This tool was developed to support adults in discussing racial stereotypes with young people. In the introduction to the tool, it indicates that "racial stereotypes abound on television, and children's programming is no exception. Stereotypes are reinforced in children's cartoons, films and TV shows. Spotting these stereotypes is often difficult for children. How can educators help children understand these images for what they are - oversimplified, generalizations?

Critical Media Project
Critical Media Project (CMP) is a free media literacy web resource for educators and students (ages 8-21) that enhances young people's critical thinking and empathy and builds on their capacities to advocate for change around questions of identity. CMP has a two-fold mission: (1) To raise critical awareness and provide the tools to decode media representations of race, ethnicity, gender, sexuality, socio-economic class, religion, age, and disability, and develop an understanding as to how these identities intersect and (2) to encourage and offer guidance for students to tell their own stories, create their own representations, and uphold their status as active and engaged participants in society.

LGBT-inclusive Curriculum
Gay, Lesbian and Straight Education Network (GLSEN) research shows that LGBTQ students who attend schools with curriculum that is inclusive of LGBTQ people, history, and events experience a better school climate and improved academic outcomes. Curriculum serves as a mirror when it reflects individuals and their experiences back to themselves. At the same time, curriculum serves as a window when it introduces and provides the opportunity to understand the experiences and perspectives of those who possess different identities. An inclusive curriculum should be balanced and include diverse windows and mirrors for every student. Having LGBTQ-inclusive mirrors and windows in school curriculum can help create a more positive environment and healthy self-awareness for LGBTQ students, while raising the awareness of everyone.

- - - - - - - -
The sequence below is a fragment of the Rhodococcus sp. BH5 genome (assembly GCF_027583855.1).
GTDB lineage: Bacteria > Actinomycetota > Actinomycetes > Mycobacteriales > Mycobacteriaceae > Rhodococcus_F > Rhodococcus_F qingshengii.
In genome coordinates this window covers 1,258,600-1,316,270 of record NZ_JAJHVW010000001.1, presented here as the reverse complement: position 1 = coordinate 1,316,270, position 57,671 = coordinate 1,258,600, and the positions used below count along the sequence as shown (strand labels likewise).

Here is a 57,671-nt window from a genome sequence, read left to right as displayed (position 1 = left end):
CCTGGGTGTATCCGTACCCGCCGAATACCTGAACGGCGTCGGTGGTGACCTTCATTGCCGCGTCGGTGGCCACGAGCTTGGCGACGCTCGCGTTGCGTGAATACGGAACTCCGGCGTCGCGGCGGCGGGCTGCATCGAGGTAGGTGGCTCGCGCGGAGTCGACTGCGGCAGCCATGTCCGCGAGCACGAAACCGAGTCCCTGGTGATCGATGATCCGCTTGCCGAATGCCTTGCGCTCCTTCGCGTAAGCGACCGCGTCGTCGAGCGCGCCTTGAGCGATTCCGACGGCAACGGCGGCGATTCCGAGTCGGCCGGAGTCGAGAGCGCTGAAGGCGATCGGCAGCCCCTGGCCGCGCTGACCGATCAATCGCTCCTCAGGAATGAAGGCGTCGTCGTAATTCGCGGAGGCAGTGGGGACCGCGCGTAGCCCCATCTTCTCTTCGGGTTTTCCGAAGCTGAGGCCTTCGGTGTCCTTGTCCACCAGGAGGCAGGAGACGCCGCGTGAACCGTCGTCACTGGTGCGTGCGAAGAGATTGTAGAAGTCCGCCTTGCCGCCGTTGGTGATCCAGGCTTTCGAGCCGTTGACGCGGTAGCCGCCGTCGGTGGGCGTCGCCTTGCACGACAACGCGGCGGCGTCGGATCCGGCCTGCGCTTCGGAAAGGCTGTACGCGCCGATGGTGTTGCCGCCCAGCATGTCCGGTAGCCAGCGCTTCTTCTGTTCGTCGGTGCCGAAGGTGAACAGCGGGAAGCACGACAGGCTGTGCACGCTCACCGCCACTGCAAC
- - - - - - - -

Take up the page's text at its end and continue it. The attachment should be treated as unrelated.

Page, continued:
Fostering Civil Discourse

This resource is a guide for classroom conversations. The ideas and tools are designed to help prepare classrooms and students to practice civil discourse, an essential skill for effective civic participation. The tool covers the following topics: (1) Start with Yourself (2) Develop a Reflective Classroom Community (3) Create a Classroom Contract (4) Provide Opportunities for Student Reflection (5) Establish a Safe Space for Sensitive Topics, and (6) Implement Effective Teaching Strategies.

Deficit thinking in schools is a social justice issue. Here's why we need to do better. (
This tool offers ways to consider how to reframe and rephrase commonly expressed statements that reflect deficit thinking. Whether it is focused on students, families, or communities, the way educators view others ultimately impacts their perceptions, expectations and actions.

Let's Talk! Discussing Race, Racism and Other Difficult Topics with Students
This tool from Teaching Tolerance allows the user to utilize this graphic organizer to think ahead about how to create emotional safety in the classroom. The suggested strategies are general; use your knowledge of yourself, your students and your classroom culture to create a specific and personalized plan.